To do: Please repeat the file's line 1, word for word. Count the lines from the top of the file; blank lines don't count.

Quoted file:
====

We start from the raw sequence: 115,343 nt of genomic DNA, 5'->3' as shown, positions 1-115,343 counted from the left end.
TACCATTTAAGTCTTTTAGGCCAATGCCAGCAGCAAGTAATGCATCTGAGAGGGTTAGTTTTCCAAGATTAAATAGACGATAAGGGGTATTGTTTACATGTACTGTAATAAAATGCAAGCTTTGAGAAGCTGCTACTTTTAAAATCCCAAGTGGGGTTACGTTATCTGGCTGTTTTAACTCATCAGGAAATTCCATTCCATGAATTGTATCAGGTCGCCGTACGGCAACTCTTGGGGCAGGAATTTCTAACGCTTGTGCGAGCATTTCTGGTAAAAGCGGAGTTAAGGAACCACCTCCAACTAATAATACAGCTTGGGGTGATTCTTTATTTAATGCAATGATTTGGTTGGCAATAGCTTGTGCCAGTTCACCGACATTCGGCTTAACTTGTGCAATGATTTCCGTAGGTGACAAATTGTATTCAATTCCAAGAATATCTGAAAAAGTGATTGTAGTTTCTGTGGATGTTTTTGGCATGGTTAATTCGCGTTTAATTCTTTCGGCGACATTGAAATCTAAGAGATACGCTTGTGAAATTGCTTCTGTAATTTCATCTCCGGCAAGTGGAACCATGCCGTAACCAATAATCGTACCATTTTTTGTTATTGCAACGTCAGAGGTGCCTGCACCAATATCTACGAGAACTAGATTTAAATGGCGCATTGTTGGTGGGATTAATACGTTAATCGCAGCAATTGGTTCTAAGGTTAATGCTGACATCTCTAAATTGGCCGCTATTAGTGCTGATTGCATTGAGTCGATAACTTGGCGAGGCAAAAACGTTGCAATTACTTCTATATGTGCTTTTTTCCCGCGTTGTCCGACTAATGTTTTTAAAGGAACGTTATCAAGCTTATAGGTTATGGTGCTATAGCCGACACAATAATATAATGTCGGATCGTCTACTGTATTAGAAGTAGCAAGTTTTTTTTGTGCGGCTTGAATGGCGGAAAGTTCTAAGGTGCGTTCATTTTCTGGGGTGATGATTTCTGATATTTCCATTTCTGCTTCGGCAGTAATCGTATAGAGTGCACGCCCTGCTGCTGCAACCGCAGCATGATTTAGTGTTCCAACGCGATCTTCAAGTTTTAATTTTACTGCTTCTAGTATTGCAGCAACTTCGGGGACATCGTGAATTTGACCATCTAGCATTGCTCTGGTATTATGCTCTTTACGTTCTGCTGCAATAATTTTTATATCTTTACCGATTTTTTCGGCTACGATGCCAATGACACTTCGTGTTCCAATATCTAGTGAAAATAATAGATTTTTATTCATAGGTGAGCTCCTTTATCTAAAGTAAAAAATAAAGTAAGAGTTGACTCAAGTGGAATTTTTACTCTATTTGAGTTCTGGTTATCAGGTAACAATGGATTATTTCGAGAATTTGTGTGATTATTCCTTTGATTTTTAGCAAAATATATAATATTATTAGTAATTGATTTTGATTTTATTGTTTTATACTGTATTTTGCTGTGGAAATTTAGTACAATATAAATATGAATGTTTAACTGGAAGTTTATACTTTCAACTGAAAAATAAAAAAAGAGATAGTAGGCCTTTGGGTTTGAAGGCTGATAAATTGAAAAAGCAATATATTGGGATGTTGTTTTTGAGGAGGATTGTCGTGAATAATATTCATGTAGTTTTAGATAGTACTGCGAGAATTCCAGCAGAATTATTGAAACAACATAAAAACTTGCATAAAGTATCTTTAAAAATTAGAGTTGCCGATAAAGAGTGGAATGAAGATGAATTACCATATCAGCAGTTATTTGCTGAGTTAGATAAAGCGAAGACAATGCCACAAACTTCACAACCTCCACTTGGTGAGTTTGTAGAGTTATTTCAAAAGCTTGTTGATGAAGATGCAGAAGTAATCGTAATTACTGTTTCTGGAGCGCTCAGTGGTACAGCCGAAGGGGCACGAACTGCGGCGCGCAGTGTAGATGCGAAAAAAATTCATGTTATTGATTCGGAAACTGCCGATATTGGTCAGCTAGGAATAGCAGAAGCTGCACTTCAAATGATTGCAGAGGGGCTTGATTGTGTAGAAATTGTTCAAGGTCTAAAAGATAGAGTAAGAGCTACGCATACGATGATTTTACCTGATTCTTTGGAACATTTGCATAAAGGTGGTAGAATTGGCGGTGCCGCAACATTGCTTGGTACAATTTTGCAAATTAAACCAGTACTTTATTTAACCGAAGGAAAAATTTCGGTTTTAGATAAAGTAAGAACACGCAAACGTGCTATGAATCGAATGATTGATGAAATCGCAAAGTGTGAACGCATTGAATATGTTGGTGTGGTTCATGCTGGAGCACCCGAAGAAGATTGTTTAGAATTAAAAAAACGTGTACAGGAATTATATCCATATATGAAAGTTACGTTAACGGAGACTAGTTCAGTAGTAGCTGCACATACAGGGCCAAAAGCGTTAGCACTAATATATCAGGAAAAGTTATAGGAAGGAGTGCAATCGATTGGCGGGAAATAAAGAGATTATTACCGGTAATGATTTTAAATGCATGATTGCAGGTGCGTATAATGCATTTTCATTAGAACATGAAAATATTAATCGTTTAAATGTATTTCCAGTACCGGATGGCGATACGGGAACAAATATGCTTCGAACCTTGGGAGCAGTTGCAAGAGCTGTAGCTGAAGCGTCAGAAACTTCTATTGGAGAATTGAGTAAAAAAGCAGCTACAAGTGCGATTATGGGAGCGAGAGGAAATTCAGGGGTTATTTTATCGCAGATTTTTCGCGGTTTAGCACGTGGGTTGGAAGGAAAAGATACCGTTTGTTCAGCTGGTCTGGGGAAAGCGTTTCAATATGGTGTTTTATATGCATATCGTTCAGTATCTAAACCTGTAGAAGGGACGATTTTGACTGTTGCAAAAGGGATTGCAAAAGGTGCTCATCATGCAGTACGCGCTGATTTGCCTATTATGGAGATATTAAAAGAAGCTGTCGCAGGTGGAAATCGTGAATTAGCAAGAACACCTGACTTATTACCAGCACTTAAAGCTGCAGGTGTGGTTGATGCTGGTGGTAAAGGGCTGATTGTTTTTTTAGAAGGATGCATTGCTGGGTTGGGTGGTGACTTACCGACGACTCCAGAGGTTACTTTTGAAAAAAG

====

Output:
We start from the raw sequence: 115,343 nt of genomic DNA, 5'->3' as shown, positions 1-115,343 counted from the left end.